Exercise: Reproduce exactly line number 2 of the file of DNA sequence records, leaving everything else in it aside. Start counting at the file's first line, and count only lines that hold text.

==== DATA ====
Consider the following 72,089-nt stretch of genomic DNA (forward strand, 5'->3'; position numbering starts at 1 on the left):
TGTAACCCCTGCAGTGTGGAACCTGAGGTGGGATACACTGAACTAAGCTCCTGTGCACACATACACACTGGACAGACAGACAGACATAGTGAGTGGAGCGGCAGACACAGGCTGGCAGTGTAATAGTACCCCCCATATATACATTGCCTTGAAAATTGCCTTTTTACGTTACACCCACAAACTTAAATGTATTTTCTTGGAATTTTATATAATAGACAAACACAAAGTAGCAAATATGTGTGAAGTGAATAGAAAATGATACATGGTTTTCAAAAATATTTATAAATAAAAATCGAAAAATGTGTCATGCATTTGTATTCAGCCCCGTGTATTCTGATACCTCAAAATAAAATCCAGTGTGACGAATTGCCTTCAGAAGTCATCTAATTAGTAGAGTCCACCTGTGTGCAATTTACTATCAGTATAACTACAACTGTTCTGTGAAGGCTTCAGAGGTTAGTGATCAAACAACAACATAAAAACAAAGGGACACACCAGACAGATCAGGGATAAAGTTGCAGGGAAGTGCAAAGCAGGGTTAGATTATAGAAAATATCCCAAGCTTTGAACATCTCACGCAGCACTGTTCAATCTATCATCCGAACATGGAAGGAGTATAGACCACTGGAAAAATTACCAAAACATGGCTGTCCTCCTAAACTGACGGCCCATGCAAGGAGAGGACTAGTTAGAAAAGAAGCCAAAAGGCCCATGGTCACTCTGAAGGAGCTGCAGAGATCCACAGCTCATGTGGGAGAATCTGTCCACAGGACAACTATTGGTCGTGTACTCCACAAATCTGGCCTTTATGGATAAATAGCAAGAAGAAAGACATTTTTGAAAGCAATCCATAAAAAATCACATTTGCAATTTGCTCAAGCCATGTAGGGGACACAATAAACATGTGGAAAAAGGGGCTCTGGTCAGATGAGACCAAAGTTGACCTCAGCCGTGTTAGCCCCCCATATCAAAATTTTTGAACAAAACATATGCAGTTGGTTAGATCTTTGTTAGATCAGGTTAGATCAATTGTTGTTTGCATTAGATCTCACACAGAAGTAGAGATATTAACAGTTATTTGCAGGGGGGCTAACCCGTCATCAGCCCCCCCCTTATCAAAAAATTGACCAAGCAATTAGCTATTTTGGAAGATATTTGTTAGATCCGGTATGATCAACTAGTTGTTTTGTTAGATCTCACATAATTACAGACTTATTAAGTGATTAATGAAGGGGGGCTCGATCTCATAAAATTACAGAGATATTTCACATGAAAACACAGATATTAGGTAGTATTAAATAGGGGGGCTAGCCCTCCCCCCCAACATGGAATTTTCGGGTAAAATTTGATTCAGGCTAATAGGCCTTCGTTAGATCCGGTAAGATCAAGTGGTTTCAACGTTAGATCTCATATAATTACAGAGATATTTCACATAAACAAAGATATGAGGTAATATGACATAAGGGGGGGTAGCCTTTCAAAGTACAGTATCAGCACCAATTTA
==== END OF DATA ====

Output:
TGTAACCCCTGCAGTGTGGAACCTGAGGTGGGATACACTGAACTAAGCTCCTGTGCACACATACACACTGGACAGACAGACAGACATAGTGAGTGGAGCGGCAGACACAGGCTGGCAGTGTAATAGTACCCCCCATATATACATTGCCTTGAAAATTGCCTTTTTACGTTACACCCACAAACTTAAATGTATTTTCTTGGAATTTTATATAATAGACAAACACAAAGTAGCAAATATGTGTGAAGTGAATAGAAAATGATACATGGTTTTCAAAAATATTTATAAATAAAAATCGAAAAATGTGTCATGCATTTGTATTCAGCCCCGTGTATTCTGATACCTCAAAATAAAATCCAGTGTGACGAATTGCCTTCAGAAGTCATCTAATTAGTAGAGTCCACCTGTGTGCAATTTACTATCAGTATAACTACAACTGTTCTGTGAAGGCTTCAGAGGTTAGTGATCAAACAACAACATAAAAACAAAGGGACACACCAGACAGATCAGGGATAAAGTTGCAGGGAAGTGCAAAGCAGGGTTAGATTATAGAAAATATCCCAAGCTTTGAACATCTCACGCAGCACTGTTCAATCTATCATCCGAACATGGAAGGAGTATAGACCACTGGAAAAATTACCAAAACATGGCTGTCCTCCTAAACTGACGGCCCATGCAAGGAGAGGACTAGTTAGAAAAGAAGCCAAAAGGCCCATGGTCACTCTGAAGGAGCTGCAGAGATCCACAGCTCATGTGGGAGAATCTGTCCACAGGACAACTATTGGTCGTGTACTCCACAAATCTGGCCTTTATGGATAAATAGCAAGAAGAAAGACATTTTTGAAAGCAATCCATAAAAAATCACATTTGCAATTTGCTCAAGCCATGTAGGGGACACAATAAACATGTGGAAAAAGGGGCTCTGGTCAGATGAGACCAAAGTTGACCTCAGCCGTGTTAGCCCCCCATATCAAAATTTTTGAACAAAACATATGCAGTTGGTTAGATCTTTGTTAGATCAGGTTAGATCAATTGTTGTTTGCATTAGATCTCACACAGAAGTAGAGATATTAACAGTTATTTGCAGGGGGGCTAACCCGTCATCAGCCCCCCCCTTATCAAAAAATTGACCAAGCAATTAGCTATTTTGGAAGATATTTGTTAGATCCGGTATGATCAACTAGTTGTTTTGTTAGATCTCACATAATTACAGACTTATTAAGTGATTAATGAAGGGGGGCTCGATCTCATAAAATTACAGAGATATTTCACATGAAAACACAGATATTAGGTAGTATTAAATAGGGGGGCTAGCCCTCCCCCCCAACATGGAATTTTCGGGTAAAATTTGATTCAGGCTAATAGGCCTTCGTTAGATCCGGTAAGATCAAGTGGTTTCAACGTTAGATCTCATATAATTACAGAGATATTTCACATAAACAAAGATATGAGGTAATATGACATAAGGGGGGGTAGCCTTTCAAAGTACAGTATCAGCACCAATTTA